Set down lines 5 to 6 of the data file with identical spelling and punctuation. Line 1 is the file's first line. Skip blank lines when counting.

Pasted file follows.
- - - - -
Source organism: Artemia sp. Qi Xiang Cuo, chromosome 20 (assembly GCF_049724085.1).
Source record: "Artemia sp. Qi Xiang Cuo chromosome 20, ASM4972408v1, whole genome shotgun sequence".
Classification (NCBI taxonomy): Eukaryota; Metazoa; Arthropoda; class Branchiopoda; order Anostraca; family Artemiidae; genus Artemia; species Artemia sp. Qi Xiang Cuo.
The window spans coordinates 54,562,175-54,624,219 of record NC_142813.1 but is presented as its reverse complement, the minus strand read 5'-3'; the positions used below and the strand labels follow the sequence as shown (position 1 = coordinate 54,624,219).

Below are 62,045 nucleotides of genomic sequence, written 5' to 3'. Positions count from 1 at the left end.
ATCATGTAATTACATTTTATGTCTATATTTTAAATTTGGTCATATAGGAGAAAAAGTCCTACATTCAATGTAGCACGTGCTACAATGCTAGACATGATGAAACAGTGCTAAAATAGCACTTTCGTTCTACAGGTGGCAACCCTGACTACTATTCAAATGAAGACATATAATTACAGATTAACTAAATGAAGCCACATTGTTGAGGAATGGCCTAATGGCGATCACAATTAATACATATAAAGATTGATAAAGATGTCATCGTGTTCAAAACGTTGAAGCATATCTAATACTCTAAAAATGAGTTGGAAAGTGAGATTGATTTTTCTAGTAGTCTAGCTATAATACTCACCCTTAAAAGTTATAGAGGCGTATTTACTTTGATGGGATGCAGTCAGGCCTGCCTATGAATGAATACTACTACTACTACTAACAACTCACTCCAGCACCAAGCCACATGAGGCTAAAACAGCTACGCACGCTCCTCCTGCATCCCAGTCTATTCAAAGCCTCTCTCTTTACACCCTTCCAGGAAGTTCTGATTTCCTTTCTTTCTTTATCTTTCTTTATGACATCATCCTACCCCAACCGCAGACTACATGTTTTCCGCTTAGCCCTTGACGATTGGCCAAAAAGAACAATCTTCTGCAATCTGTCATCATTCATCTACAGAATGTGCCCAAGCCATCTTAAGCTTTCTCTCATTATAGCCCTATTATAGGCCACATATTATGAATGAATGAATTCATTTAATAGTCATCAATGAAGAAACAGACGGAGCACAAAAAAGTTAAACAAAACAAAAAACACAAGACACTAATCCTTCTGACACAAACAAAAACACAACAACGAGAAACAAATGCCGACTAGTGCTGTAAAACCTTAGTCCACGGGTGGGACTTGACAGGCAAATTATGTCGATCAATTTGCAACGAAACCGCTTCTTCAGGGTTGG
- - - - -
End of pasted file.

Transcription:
Below are 62,045 nucleotides of genomic sequence, written 5' to 3'. Positions count from 1 at the left end.
ATCATGTAATTACATTTTATGTCTATATTTTAAATTTGGTCATATAGGAGAAAAAGTCCTACATTCAATGTAGCACGTGCTACAATGCTAGACATGATGAAACAGTGCTAAAATAGCACTTTCGTTCTACAGGTGGCAACCCTGACTACTATTCAAATGAAGACATATAATTACAGATTAACTAAATGAAGCCACATTGTTGAGGAATGGCCTAATGGCGATCACAATTAATACATATAAAGATTGATAAAGATGTCATCGTGTTCAAAACGTTGAAGCATATCTAATACTCTAAAAATGAGTTGGAAAGTGAGATTGATTTTTCTAGTAGTCTAGCTATAATACTCACCCTTAAAAGTTATAGAGGCGTATTTACTTTGATGGGATGCAGTCAGGCCTGCCTATGAATGAATACTACTACTACTACTAACAACTCACTCCAGCACCAAGCCACATGAGGCTAAAACAGCTACGCACGCTCCTCCTGCATCCCAGTCTATTCAAAGCCTCTCTCTTTACACCCTTCCAGGAAGTTCTGATTTCCTTTCTTTCTTTATCTTTCTTTATGACATCATCCTACCCCAACCGCAGACTACATGTTTTCCGCTTAGCCCTTGACGATTGGCCAAAAAGAACAATCTTCTGCAATCTGTCATCATTCATCTACAGAATGTGCCCAAGCCATCTTAAGCTTTCTCTCATTATAGCCCTATTATAGGCCACATATTATGAATGAATGAATTCATTTAATAGTCATCAATGAAGAAACAGACGGAGCACAAAAAAGTTAAACAAAACAAAAAACACAAGACACTAATCCTTCTGACACAAACAAAAACACAACAACGAGAAACAAATGCCGACTAGTGCTGTAAAACCTTAGTCCACGGGTGGGACTTGACAGGCAAATTATGTCGATCAATTTGCAACGAAACCGCTTCTTCAGGGTTGG